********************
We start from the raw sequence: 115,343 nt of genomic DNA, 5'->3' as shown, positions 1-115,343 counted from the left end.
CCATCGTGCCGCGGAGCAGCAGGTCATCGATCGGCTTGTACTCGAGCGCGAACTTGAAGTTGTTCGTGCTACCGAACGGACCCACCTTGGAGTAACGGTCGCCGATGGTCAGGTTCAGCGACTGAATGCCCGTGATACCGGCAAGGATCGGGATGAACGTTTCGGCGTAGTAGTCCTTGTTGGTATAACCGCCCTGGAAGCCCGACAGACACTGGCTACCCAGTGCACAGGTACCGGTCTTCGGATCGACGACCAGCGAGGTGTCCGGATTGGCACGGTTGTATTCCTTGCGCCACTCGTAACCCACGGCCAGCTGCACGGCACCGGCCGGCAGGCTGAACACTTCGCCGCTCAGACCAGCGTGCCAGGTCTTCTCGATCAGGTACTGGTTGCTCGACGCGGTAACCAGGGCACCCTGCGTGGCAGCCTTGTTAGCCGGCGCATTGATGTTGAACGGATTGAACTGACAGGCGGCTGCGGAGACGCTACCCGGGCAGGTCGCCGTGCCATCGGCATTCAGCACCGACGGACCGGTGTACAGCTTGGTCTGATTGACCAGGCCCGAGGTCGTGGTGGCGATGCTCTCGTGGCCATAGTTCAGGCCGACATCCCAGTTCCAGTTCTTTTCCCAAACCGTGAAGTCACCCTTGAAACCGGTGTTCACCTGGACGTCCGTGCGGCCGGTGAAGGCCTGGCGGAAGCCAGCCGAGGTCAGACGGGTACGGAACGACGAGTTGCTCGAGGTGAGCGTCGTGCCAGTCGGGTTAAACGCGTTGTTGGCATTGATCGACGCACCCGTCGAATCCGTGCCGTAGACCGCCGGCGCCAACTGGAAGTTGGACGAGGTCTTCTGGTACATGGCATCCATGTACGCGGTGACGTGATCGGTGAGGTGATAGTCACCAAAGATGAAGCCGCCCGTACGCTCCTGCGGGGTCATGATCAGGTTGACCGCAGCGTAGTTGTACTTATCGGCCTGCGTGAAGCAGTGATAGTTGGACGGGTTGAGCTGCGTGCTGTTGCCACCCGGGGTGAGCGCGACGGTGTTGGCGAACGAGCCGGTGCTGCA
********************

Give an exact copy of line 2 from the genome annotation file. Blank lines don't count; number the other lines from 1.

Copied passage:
CCATCGTGCCGCGGAGCAGCAGGTCATCGATCGGCTTGTACTCGAGCGCGAACTTGAAGTTGTTCGTGCTACCGAACGGACCCACCTTGGAGTAACGGTCGCCGATGGTCAGGTTCAGCGACTGAATGCCCGTGATACCGGCAAGGATCGGGATGAACGTTTCGGCGTAGTAGTCCTTGTTGGTATAACCGCCCTGGAAGCCCGACAGACACTGGCTACCCAGTGCACAGGTACCGGTCTTCGGATCGACGACCAGCGAGGTGTCCGGATTGGCACGGTTGTATTCCTTGCGCCACTCGTAACCCACGGCCAGCTGCACGGCACCGGCCGGCAGGCTGAACACTTCGCCGCTCAGACCAGCGTGCCAGGTCTTCTCGATCAGGTACTGGTTGCTCGACGCGGTAACCAGGGCACCCTGCGTGGCAGCCTTGTTAGCCGGCGCATTGATGTTGAACGGATTGAACTGACAGGCGGCTGCGGAGACGCTACCCGGGCAGGTCGCCGTGCCATCGGCATTCAGCACCGACGGACCGGTGTACAGCTTGGTCTGATTGACCAGGCCCGAGGTCGTGGTGGCGATGCTCTCGTGGCCATAGTTCAGGCCGACATCCCAGTTCCAGTTCTTTTCCCAAACCGTGAAGTCACCCTTGAAACCGGTGTTCACCTGGACGTCCGTGCGGCCGGTGAAGGCCTGGCGGAAGCCAGCCGAGGTCAGACGGGTACGGAACGACGAGTTGCTCGAGGTGAGCGTCGTGCCAGTCGGGTTAAACGCGTTGTTGGCATTGATCGACGCACCCGTCGAATCCGTGCCGTAGACCGCCGGCGCCAACTGGAAGTTGGACGAGGTCTTCTGGTACATGGCATCCATGTACGCGGTGACGTGATCGGTGAGGTGATAGTCACCAAAGATGAAGCCGCCCGTACGCTCCTGCGGGGTCATGATCAGGTTGACCGCAGCGTAGTTGTACTTATCGGCCTGCGTGAAGCAGTGATAGTTGGACGGGTTGAGCTGCGTGCTGTTGCCACCCGGGGTGAGCGCGACGGTGTTGGCGAACGAGCCGGTGCTGCA